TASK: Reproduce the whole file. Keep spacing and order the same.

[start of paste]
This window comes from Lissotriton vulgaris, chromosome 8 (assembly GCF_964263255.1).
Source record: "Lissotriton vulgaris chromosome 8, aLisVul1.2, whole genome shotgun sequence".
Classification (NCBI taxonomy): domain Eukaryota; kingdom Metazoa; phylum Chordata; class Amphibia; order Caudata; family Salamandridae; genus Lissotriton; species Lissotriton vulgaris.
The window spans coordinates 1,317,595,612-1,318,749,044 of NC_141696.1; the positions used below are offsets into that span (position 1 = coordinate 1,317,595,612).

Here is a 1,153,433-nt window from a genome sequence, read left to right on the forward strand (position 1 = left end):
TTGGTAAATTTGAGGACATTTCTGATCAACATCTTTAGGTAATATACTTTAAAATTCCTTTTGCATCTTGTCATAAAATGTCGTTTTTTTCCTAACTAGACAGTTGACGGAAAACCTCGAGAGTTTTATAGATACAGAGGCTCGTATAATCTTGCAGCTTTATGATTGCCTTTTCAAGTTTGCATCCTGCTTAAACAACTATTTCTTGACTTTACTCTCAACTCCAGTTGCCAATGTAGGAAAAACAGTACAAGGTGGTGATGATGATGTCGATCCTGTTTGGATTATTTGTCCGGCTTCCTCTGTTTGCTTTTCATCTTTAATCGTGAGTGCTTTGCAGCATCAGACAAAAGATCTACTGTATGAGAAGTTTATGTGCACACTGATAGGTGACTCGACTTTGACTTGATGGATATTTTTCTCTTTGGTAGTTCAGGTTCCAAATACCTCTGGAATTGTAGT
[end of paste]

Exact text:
This window comes from Lissotriton vulgaris, chromosome 8 (assembly GCF_964263255.1).
Source record: "Lissotriton vulgaris chromosome 8, aLisVul1.2, whole genome shotgun sequence".
Classification (NCBI taxonomy): domain Eukaryota; kingdom Metazoa; phylum Chordata; class Amphibia; order Caudata; family Salamandridae; genus Lissotriton; species Lissotriton vulgaris.
The window spans coordinates 1,317,595,612-1,318,749,044 of NC_141696.1; the positions used below are offsets into that span (position 1 = coordinate 1,317,595,612).

Here is a 1,153,433-nt window from a genome sequence, read left to right on the forward strand (position 1 = left end):
TTGGTAAATTTGAGGACATTTCTGATCAACATCTTTAGGTAATATACTTTAAAATTCCTTTTGCATCTTGTCATAAAATGTCGTTTTTTTCCTAACTAGACAGTTGACGGAAAACCTCGAGAGTTTTATAGATACAGAGGCTCGTATAATCTTGCAGCTTTATGATTGCCTTTTCAAGTTTGCATCCTGCTTAAACAACTATTTCTTGACTTTACTCTCAACTCCAGTTGCCAATGTAGGAAAAACAGTACAAGGTGGTGATGATGATGTCGATCCTGTTTGGATTATTTGTCCGGCTTCCTCTGTTTGCTTTTCATCTTTAATCGTGAGTGCTTTGCAGCATCAGACAAAAGATCTACTGTATGAGAAGTTTATGTGCACACTGATAGGTGACTCGACTTTGACTTGATGGATATTTTTCTCTTTGGTAGTTCAGGTTCCAAATACCTCTGGAATTGTAGT